On the other hand, Tolochko agreed with Ukrainian leaders that Ukraine’s choice for a Christian European identity was made over a millennium ago, with the baptism of Rus on the Dnipro River. But he understood this choice not as one made by Ukrainians alone, but rather by the entire family of Eastern Slavic peoples known as Rus’.

Remembering this common heritage was therefore essential to preserving national unity, and he implored Ukrainian political leaders to recognize that there were, in fact, several different kinds of Ukrainians — “Russian Ukrainians, Ukrainian Ukrainians, Polish Ukrainians, Hungarian Ukrainians, and so on. If we insist on discriminatory policies in Ukraine, on dividing native from non-native, on prohibiting language [usage], then just as we were sewn together, we can be unsewn at these seams.” Instead of trying to build an identity for all Ukrainians around just the four Westernmost regions (Galicia), Tolochko urged Ukrainians to embrace the multiplicity of Ukrainian identities and to take pride in their coexistence over time.

Given the resonance of his views with those of Russian President Vladimir Putin (and, if we are to be honest, with the views of most mainstream Western historians before 2014), it is not hard to see why Tolochko was eventually removed from all administrative and political positions, and prevented from speaking publicly in Ukraine. He withstood such restrictions philosophically, telling his friends that he lived not for today but in the Middle Ages.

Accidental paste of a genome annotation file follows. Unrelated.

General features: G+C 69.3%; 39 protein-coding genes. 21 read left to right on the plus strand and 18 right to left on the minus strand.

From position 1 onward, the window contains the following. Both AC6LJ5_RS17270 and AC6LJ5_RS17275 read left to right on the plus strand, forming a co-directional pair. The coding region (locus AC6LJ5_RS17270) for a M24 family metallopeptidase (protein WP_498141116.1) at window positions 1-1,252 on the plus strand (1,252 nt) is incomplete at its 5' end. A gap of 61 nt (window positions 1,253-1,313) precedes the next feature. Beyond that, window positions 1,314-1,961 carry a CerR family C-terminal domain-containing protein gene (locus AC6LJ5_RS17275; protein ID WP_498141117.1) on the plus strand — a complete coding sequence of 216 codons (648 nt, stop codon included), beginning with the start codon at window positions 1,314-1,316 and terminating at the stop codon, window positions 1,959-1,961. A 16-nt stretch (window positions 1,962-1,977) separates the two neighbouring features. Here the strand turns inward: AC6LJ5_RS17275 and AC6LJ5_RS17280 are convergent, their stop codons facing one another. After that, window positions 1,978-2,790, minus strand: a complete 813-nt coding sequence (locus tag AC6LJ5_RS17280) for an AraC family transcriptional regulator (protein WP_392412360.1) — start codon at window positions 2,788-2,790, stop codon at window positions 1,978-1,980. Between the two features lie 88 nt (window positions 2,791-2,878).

When asked about Ukraine’s future, Tolochko remained cautiously optimistic. He saw Ukrainians and Russians as estranged brothers who, whatever their differences, are condemned to closeness because of their intertwined histories. Relations between them, he liked to point out, had frequently moved from closeness to alienation, and back again. The current cycle might last a long time, but in the end he felt confident that “common sense will prevail.” All that was needed was patience, compassion, and a sense of history.

Pyotr Tolochko (Aleksandr Stručkov /CC BY-SA 3.0)